Some of the positive signals from recipients include opening, clicking, replying to emails, maybe saving them to folders, or forwarding them on to your friends.
Some of the negative signals that mailbox providers watch out for are deleting without opening, moving messages to the spam folder or marking those messages as spam. This can have a very large impact on your future ability to reach the inbox.
Mailbox providers use sender reputation to try and figure out whether you’re trustworthy enough as a sender to have your mail delivered to the inboxes of their users.
The tricky part here is that each mailbox provider you send to has their own definition about what makes a sender trustworthy, and they set their own rules about what makes it into their users’ inboxes. And while there is a lot of overlap in the metrics and behaviors that mailbox providers are monitoring, the level of sophistication from one provider to the next can vary pretty greatly.
Some providers like Gmail and Yahoo are tracking hundreds of signals, whereas other providers may be tracking just a few select signals like authentication status, bounce rates, spam complaints, and maybe spam trap hits or something like that. So, monitoring your sender reputation is less about looking at one magical metric, it’s more about looking at all your metrics together at a high level as well as at that destination level to determine what might be standing out as odd at any given moment.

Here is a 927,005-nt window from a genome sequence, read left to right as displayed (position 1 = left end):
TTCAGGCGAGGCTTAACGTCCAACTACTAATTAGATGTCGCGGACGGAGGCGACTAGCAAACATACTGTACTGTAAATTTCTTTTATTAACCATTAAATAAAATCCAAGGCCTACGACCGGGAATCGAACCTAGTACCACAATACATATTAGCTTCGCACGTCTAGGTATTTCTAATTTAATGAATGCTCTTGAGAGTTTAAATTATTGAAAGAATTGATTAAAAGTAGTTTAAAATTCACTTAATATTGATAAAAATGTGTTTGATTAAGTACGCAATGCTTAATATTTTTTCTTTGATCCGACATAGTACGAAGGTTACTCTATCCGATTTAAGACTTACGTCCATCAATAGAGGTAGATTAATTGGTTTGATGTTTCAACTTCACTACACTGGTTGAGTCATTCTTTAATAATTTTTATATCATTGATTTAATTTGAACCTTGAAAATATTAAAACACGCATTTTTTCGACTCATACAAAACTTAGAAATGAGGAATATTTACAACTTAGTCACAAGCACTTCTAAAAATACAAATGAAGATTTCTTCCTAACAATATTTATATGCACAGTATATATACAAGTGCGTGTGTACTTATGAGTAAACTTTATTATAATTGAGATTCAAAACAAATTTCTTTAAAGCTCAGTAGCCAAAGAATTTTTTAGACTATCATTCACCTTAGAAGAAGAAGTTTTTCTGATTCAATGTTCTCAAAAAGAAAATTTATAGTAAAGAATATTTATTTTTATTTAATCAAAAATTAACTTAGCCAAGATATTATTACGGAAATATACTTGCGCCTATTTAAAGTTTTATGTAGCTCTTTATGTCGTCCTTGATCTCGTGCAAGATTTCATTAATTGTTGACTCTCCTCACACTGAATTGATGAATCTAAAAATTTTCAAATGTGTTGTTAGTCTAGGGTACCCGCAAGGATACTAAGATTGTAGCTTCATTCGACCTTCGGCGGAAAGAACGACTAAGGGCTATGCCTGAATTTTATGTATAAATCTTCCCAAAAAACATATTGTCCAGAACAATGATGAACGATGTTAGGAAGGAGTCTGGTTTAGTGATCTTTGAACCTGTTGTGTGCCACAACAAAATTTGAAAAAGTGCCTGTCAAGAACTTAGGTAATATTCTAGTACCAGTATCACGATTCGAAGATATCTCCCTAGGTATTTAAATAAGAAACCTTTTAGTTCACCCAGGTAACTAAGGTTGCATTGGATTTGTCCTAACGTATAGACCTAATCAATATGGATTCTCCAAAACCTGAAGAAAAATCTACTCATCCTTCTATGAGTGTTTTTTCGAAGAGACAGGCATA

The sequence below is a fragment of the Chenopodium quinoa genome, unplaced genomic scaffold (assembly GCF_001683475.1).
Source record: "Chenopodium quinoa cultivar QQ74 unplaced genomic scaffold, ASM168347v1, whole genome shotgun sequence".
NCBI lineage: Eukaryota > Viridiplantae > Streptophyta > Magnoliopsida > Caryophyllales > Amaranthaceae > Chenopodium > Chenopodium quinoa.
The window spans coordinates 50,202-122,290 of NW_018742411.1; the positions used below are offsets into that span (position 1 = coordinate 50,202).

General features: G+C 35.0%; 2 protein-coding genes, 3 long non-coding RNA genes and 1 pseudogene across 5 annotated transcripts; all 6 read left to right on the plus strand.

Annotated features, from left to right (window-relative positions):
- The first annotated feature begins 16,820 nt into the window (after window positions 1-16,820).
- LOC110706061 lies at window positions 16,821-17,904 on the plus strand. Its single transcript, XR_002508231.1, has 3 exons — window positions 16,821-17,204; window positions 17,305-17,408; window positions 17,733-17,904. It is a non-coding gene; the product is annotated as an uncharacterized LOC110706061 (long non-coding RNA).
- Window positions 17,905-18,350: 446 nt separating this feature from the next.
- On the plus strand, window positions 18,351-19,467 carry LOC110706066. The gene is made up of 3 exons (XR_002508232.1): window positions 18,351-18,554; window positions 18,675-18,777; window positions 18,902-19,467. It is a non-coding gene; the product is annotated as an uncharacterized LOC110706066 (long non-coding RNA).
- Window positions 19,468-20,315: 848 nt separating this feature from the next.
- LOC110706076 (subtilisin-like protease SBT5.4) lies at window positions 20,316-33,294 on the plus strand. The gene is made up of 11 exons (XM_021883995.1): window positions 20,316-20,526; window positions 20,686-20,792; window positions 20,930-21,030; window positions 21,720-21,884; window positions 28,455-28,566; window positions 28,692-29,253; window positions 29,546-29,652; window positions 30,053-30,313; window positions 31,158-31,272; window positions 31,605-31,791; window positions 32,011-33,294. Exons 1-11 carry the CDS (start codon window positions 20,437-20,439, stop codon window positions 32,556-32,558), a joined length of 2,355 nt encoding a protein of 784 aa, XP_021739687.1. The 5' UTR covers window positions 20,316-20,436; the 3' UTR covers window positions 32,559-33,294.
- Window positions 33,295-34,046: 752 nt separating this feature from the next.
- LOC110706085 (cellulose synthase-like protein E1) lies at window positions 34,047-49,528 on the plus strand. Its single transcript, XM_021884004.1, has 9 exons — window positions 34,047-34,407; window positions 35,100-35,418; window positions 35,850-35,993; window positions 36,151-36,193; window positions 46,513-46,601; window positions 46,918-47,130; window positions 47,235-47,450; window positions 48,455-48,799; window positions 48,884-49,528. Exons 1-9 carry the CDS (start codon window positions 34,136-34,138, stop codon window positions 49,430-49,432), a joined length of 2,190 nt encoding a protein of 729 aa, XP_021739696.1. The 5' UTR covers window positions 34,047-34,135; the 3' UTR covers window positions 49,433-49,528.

Imagine if you’ve got a 40% open rate at all the destinations that you’re sending to, but you’re averaging like 6% open rates at Hotmail, you very likely have a spam folder issue at Hotmail. With that information, you can dig into what Hotmail cares about and how you can improve your deliverability there.
I hope this has helped you better understand what sender reputation is and the factors that affect it.
Stay tuned for our next video, where we’ll dig deeper into why sender reputation is so important, and
we’ll share some best practices that you can use to positively affect your own sender reputation.
That’s it for now. See you next time.
Want to have a clearer view of your sender reputation? Send with SocketLabs to use our StreamScore tool.